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Clyde Moore: Fashion about local people

Loot creator Shauna Allen and one of the Blue Door models to show her looks Saturday evening.

Loot creator Shauna Allen and one of the Blue Door models to show her looks Saturday evening.

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Park Style is a new monthly section featuring the latest fashion news and trends from Park Avenue and beyond. Check it out in the Winter Park-Maitland Observer's last issue of every month.

Many know the Coco Chanel quote about dressing impeccably. But she also said: “Fashion is not something that exists in dresses only. Fashion is in the sky, in the street, fashion has to do with ideas, the way we live, what is happening.” I’m not sure about the sky part, but with the rest I concur.

About a month ago the editor of The Observer asked me about doing a separate column for an upcoming section: Park Style. I jumped at it. Soon after I told a friend who responded: You?

Read Clyde's debut fashion column, I Luv Park Avenue Style, here.

Yep! Me. And if I say so myself, I’m perfect for the job.

Over this past week I’ve been talking with locals about their individual style and how it has changed over the years. Funny how some change dramatically and others very little. No matter your individual style, as with most everything else, I think age serves to make you more resolute in it, comfortable. You know yourself much better with each passing year.

I’ve kidded my life partner that I may be the missing link. Men may be from Mars and women from Venus, but I feel more like a Saturn type. I have a friend I can sit with and gab about fashion, but I lose her when I get as excited as her hubby about “The Walking Dead.”

Clothes were clothes when I was a kid. As you get older, you notice more, want things you see, a desire to fit in or stand out often equal motivators. I remember a pair of jeans I had with an arrow across the back. I also remember wearing lots of warm-up type clothes in junior high. Neither are now pleasant memories. I absolutely loved the ’80s, but fashion-wise it would be difficult to find a period with more fashion don’ts someone did. What was your biggest fashion mistake? For me, definitely parachute pants and short elf-like suede boots, which were like screaming “gay!” from a mountaintop.

In college I started working at a Gap store as Mickey Drexler was transforming the company and making it into an iconic American retailer. Back then so much was about socks, or the colors of the socks. Would you like some cornflower socks to go with that? You may have had blue socks, but cornflower was jarring and stirred you to purchase. And our UPTs (units per transaction) were upped. I also worked at a small clothing store called The Lodge on Franklin Street in Chapel Hill. Back home, my parents now had a clothing store, and I thought a visit to the Calvin Klein space at the Atlanta Apparel Mart was near nirvana.

When I began working for GTE Wireless/Verizon in Atlanta, I discovered my tie and shoe fetish. Suede loafers, ah. Ermenegildo Zegna, Calvin Klein and Armani ties, and mostly Calvin Klein suits. If I say so myself in retrospect, not bad. Then, in 1995 we went to Italy for two weeks. My partner had scoffed at my Zegna ties before, yet he came home with as many as I did. We visited the market in Florence and the drill went like this: drink one beer, buy one tie, drink a second beer, buy two more ties, drink a third beer, yes, three more ties… and so on. I needed extra luggage simply to carry my ties.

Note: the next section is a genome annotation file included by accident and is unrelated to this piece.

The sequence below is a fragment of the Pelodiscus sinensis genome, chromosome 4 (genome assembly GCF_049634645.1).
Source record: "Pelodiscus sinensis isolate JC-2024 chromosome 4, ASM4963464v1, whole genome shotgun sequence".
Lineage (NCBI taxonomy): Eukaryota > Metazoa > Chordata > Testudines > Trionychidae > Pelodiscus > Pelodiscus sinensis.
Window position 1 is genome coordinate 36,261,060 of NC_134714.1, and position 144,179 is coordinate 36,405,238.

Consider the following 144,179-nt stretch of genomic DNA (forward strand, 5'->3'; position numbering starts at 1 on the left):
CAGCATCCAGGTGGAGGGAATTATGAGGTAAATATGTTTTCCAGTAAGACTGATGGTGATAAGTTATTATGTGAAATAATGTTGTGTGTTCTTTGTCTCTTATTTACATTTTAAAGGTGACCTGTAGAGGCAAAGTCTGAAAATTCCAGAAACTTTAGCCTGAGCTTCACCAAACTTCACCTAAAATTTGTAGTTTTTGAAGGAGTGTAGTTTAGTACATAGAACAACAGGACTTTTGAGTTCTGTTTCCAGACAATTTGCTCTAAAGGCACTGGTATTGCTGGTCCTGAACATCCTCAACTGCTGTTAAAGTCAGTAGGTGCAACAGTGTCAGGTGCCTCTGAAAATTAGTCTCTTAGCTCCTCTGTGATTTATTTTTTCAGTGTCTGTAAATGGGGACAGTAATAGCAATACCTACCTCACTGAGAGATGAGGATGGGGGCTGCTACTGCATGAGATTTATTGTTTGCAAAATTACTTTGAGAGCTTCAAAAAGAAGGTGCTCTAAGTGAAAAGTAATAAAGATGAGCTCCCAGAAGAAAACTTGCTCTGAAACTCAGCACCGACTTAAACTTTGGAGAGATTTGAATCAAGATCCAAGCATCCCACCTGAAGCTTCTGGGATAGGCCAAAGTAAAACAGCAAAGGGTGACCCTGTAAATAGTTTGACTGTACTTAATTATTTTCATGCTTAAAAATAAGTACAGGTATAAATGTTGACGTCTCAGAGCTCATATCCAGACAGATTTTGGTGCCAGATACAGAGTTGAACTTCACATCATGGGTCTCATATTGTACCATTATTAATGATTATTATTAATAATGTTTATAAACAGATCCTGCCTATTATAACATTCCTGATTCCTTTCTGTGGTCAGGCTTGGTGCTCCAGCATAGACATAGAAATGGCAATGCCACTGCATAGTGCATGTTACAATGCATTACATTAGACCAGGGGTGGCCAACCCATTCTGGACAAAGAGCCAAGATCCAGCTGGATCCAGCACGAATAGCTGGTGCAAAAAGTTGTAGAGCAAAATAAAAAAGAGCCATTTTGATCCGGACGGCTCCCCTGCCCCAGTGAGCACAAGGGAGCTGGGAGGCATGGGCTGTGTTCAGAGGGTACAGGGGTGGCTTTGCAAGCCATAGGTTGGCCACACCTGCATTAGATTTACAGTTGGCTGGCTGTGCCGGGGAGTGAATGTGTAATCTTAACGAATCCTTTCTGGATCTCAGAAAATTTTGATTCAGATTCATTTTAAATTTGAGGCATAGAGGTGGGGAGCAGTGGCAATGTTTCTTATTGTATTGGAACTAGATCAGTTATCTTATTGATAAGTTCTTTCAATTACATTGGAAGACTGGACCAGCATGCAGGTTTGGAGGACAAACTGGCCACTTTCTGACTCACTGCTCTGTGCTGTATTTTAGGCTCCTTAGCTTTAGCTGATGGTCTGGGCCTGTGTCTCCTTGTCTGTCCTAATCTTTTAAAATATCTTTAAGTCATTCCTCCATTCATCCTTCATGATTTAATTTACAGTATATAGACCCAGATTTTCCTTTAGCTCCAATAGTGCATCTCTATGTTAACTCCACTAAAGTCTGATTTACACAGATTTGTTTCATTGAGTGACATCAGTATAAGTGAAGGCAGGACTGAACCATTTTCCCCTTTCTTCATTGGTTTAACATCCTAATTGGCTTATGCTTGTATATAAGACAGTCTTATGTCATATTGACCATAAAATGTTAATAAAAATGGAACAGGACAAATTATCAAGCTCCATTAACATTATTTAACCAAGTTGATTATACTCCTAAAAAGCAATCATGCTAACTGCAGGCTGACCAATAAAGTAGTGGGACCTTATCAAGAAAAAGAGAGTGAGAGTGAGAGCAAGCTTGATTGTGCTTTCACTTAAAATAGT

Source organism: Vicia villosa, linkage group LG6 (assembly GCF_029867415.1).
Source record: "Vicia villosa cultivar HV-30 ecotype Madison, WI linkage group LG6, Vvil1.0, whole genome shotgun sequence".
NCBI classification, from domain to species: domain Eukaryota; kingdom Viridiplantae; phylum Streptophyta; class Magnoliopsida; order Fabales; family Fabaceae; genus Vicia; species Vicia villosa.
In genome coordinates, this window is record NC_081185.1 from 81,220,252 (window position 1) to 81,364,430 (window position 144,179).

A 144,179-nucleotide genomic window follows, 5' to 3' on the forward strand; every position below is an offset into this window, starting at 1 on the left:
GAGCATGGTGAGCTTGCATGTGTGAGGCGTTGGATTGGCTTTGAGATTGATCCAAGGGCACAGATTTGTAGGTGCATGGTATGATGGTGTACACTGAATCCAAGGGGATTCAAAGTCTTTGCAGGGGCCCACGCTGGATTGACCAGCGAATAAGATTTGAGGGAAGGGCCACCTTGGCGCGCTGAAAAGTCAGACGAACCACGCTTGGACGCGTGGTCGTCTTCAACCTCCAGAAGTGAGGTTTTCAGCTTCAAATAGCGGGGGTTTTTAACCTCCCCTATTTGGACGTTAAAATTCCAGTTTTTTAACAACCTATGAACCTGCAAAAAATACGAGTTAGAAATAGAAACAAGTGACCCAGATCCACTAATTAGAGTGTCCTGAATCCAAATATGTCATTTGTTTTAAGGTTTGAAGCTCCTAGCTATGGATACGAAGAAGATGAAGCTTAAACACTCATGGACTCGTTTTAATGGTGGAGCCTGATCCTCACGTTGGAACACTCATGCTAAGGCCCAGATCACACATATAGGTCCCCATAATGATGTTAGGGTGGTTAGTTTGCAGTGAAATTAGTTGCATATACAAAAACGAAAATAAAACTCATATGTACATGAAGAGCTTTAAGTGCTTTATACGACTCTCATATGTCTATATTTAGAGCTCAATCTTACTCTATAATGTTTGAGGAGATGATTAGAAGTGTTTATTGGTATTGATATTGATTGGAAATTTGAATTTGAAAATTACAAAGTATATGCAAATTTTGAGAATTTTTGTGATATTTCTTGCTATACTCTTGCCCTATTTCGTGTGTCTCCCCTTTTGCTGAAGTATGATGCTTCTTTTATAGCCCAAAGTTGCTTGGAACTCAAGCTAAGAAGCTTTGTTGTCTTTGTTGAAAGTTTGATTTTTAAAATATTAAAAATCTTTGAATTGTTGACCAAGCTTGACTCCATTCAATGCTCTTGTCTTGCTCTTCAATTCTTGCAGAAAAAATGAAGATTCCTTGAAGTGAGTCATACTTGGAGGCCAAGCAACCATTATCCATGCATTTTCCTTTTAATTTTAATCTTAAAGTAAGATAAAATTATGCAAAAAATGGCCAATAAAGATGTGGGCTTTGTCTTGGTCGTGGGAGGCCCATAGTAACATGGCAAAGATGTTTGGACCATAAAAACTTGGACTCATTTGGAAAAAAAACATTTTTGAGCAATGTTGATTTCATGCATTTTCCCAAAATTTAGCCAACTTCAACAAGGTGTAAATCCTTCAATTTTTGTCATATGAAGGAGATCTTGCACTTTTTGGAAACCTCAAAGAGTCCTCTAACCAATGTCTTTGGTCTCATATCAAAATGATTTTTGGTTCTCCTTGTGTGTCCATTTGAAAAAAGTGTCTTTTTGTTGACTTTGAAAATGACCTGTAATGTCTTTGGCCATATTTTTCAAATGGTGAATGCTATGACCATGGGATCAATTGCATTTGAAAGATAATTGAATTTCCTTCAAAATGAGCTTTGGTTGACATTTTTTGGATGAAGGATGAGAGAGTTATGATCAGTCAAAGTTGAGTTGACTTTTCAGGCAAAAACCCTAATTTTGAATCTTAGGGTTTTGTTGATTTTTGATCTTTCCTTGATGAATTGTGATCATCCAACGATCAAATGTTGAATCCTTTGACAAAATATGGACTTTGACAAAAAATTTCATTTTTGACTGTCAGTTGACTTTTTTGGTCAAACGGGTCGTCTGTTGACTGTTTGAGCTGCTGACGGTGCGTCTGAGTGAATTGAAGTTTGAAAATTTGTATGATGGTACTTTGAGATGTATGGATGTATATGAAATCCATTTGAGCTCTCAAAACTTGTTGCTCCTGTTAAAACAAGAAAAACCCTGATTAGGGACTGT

I returned to Atlanta to find that we were going business casual. That, my friends, is called irony. One fetish was being snuffed out. As I recalled this past week to one of my Park Style mavens, I discovered what a wonderful weight control nice suits can be. When you pay a good bit of money for a suit, there’s real incentive to fit into it. Not such a big deal to buy a new pair of khakis. So consider yourselves warned with that Confucius-like grain of wisdom.

When we moved to Florida in 2001, it was time to go truly laid back. I’d always hated flip-flops, never wanting to look at my feet out in public. But warm weather and sunshine changed all of that. Shorts and T-shirts to someone who despises cold weather are like Linus’ comfy blanket.

My own personal mode of dress has changed dramatically over the years. I know more than a little bit about fashion, but the reason I’m most thrilled to write about Park Style going forward is that, as with this past week, it gives me even more opportunities to meet new people, and because I realize that Park Style has no more to do with me and my opinion than it does any other local resident. I simply hope to be a magnifying glass: My desire is to focus on you and your style, that of your friends and neighbors, and tell your story.

These pieces won’t be about being the local fashion police – as I’m not sure I could ever earn such a badge – but more the local fashion cheerleader.

Go team!

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Loot Jewelry in Winter Park

Local Luv'n Local

Loot Jewelry is made right here in Winter Park by designer Shauna Allen and her business partner, Day Gigliotti. Each piece of Loot Jewelry is handcrafted using vintage, up-cycled, reclaimed and repurposed “treasures” many centuries old. They combine these vintage elements with modern findings to make a truly unique collection with one-of-a-kind in mind! Find it at the Blue Door Denim Shoppe.

Clyde Moore operates local sites ILUVWinterPark.com, ILUVParkAve.com and LUVMyRate.com, and aims to help local businesses promote themselves for free and help save them money, having some fun along the way. Email him at iluvwinterpark@earthlink.net or write to ILuv Winter Park on Facebook or Twitter.